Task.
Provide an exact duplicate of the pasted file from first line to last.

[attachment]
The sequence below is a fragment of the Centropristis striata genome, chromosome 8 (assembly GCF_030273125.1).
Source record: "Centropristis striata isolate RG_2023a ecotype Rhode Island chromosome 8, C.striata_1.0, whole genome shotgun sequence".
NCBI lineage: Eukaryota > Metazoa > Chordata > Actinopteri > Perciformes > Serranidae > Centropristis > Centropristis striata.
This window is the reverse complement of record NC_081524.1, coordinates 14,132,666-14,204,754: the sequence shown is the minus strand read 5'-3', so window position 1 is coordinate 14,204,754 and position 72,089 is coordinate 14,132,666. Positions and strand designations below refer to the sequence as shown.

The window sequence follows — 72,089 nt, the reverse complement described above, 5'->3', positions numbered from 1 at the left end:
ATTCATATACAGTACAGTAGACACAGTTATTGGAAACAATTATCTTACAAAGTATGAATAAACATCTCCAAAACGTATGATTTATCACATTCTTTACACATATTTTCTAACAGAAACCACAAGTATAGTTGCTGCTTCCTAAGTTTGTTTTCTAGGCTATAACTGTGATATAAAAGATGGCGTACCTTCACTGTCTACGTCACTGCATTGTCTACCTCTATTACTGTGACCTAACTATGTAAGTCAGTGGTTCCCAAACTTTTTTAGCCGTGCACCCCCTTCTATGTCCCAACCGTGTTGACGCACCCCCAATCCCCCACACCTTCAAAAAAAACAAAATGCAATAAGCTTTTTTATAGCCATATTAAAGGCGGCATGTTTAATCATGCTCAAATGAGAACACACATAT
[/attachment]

The sequence below is a fragment of the Centropristis striata genome, chromosome 8 (assembly GCF_030273125.1).
Source record: "Centropristis striata isolate RG_2023a ecotype Rhode Island chromosome 8, C.striata_1.0, whole genome shotgun sequence".
NCBI lineage: Eukaryota > Metazoa > Chordata > Actinopteri > Perciformes > Serranidae > Centropristis > Centropristis striata.
This window is the reverse complement of record NC_081524.1, coordinates 14,132,666-14,204,754: the sequence shown is the minus strand read 5'-3', so window position 1 is coordinate 14,204,754 and position 72,089 is coordinate 14,132,666. Positions and strand designations below refer to the sequence as shown.

The window sequence follows — 72,089 nt, the reverse complement described above, 5'->3', positions numbered from 1 at the left end:
ATTCATATACAGTACAGTAGACACAGTTATTGGAAACAATTATCTTACAAAGTATGAATAAACATCTCCAAAACGTATGATTTATCACATTCTTTACACATATTTTCTAACAGAAACCACAAGTATAGTTGCTGCTTCCTAAGTTTGTTTTCTAGGCTATAACTGTGATATAAAAGATGGCGTACCTTCACTGTCTACGTCACTGCATTGTCTACCTCTATTACTGTGACCTAACTATGTAAGTCAGTGGTTCCCAAACTTTTTTAGCCGTGCACCCCCTTCTATGTCCCAACCGTGTTGACGCACCCCCAATCCCCCACACCTTCAAAAAAAACAAAATGCAATAAGCTTTTTTATAGCCATATTAAAGGCGGCATGTTTAATCATGCTCAAATGAGAACACACATAT